Education News

Project Grad Expands Reach To New Campuses, More Students

“I think it’s going to make a tremendous difference in knowing that they have dedicated and resources in terms of human beings who are there specifically focused on them.”

higher education, high school transition, graduation, drop out, Project Grad, 2016
Project Grad’s president, Ann Stiles, accepted a $1 million donation from AT&T to expand to new areas. She’s with local leaders and college student David Ruiz.

The Texas graduation rate stands at 88 percent, according to federal data.

But that still means that thousands of students are dropping out.

To fix that, a nonprofit in Houston received a million dollar boost from AT&T. 

Project Grad will start working in three new areas of Greater Houston: the Aldine Independent School District, a charter school in Southwest Houston and the Raul Yzaguirre School for Success in the Eastside.

Ann Stiles, president of Project Grad, said that they’ll expand what those campuses are already doing for at-risk students.

“I think it’s going to make a tremendous difference in knowing that they have dedicated and resources in terms of human beings who are there specifically focused on them, and helping them navigate whatever hurdles they need to navigate,” Stiles said.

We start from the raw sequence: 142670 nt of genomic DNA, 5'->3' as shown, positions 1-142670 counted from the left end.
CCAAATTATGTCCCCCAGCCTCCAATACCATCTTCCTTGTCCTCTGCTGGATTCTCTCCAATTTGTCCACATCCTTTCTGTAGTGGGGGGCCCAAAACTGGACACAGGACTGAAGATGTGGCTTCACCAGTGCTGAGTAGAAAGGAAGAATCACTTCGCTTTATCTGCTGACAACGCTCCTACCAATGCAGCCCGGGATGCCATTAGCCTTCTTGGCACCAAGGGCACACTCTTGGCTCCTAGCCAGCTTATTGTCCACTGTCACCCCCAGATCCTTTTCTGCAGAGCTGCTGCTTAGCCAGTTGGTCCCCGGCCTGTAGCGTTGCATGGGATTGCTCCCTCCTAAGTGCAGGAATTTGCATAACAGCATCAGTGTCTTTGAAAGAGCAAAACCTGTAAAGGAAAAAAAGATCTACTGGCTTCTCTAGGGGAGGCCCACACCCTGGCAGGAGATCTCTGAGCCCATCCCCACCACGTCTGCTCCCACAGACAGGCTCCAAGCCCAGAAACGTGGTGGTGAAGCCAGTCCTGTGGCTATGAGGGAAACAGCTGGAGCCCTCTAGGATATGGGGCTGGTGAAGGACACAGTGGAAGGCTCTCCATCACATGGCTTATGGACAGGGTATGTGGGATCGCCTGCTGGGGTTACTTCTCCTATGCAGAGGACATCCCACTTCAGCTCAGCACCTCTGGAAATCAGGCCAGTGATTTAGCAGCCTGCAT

She said that they want students to finish high school and continue their education afterwards, whether that’s a four-year university, community college or workforce training.

That’s what David Ruiz is doing. He got a sense of college through Project Grad. Now he has a 3.86 GPA at Houston Community College.

“My most important message would be to always be open minded towards other opportunities,” Ruiz advised other students.

Ruiz said that he wants to transfer to a four-year university and become a chemical engineer.

Stiles said this expansion will build on Project Grad’s other initiatives focused on the transition from high school to college, including its College Café, a resource center inside a public library in the Northside.

“It’s not enough today — it never was, but it’s certainly not enough today — for some students succeed or a few students achieve incredible goals or aspirations. We can only be satisfied when all of our children have access to these resources and are able to achieve,” she said.

 

 

Share

Laura Isensee

Laura Isensee

Education Reporter

Laura Isensee covers education for Houston Public Media, including K-12 and higher education. Previously, she was a staff reporter at The Miami Herald and contributed to South Florida’s NPR affiliate. Her work has also appeared in The Dallas Morning News, Reuters and Clarín in Argentina. Laura has won awards for...

More Information